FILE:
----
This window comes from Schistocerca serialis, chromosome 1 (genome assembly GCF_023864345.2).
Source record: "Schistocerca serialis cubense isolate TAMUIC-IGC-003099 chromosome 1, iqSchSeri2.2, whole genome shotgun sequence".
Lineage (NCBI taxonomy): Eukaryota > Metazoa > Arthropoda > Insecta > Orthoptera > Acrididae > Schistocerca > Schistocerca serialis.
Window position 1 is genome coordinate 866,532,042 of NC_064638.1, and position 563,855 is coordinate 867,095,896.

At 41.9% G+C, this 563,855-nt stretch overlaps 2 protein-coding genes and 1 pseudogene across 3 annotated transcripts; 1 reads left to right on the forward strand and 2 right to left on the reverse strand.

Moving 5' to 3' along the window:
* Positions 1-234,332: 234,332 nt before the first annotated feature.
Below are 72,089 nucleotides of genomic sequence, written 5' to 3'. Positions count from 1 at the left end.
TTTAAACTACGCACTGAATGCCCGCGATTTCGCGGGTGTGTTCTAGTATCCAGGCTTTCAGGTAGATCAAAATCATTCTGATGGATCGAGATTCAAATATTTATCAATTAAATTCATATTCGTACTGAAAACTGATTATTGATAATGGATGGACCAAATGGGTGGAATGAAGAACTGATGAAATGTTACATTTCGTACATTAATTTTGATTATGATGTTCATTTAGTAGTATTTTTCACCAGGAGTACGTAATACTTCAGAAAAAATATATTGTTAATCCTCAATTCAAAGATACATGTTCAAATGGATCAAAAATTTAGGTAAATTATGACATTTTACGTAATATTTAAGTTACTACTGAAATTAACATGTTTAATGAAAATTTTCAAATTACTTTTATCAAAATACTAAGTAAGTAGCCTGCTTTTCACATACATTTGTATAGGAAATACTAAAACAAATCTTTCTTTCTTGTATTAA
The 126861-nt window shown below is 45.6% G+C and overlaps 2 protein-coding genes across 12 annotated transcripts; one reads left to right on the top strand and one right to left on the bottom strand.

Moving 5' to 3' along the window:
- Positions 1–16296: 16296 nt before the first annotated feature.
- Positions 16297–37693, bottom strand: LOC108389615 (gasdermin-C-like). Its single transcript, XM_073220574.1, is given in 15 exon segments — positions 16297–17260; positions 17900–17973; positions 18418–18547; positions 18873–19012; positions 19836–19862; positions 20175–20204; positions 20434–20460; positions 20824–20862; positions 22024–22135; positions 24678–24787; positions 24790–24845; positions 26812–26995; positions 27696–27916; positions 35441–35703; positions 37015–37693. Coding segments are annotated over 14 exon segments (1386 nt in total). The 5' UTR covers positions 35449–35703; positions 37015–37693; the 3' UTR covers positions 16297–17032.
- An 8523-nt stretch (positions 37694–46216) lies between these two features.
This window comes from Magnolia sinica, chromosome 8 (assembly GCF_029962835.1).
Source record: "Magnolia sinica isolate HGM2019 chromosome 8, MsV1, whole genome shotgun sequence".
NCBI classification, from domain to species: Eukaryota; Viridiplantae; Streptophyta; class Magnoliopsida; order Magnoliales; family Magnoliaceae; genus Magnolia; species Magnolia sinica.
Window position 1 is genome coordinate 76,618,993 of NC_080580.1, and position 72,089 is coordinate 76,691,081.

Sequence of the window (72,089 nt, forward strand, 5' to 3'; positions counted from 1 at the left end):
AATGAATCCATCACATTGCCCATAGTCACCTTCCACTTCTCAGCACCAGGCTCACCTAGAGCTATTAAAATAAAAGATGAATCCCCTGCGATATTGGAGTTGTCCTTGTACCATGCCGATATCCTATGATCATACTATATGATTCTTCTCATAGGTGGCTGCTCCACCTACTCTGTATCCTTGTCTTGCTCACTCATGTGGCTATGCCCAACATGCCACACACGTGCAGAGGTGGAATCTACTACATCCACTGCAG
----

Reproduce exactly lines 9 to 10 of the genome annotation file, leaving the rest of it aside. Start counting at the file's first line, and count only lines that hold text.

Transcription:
TTTAAACTACGCACTGAATGCCCGCGATTTCGCGGGTGTGTTCTAGTATCCAGGCTTTCAGGTAGATCAAAATCATTCTGATGGATCGAGATTCAAATATTTATCAATTAAATTCATATTCGTACTGAAAACTGATTATTGATAATGGATGGACCAAATGGGTGGAATGAAGAACTGATGAAATGTTACATTTCGTACATTAATTTTGATTATGATGTTCATTTAGTAGTATTTTTCACCAGGAGTACGTAATACTTCAGAAAAAATATATTGTTAATCCTCAATTCAAAGATACATGTTCAAATGGATCAAAAATTTAGGTAAATTATGACATTTTACGTAATATTTAAGTTACTACTGAAATTAACATGTTTAATGAAAATTTTCAAATTACTTTTATCAAAATACTAAGTAAGTAGCCTGCTTTTCACATACATTTGTATAGGAAATACTAAAACAAATCTTTCTTTCTTGTATTAA
The 126861-nt window shown below is 45.6% G+C and overlaps 2 protein-coding genes across 12 annotated transcripts; one reads left to right on the top strand and one right to left on the bottom strand.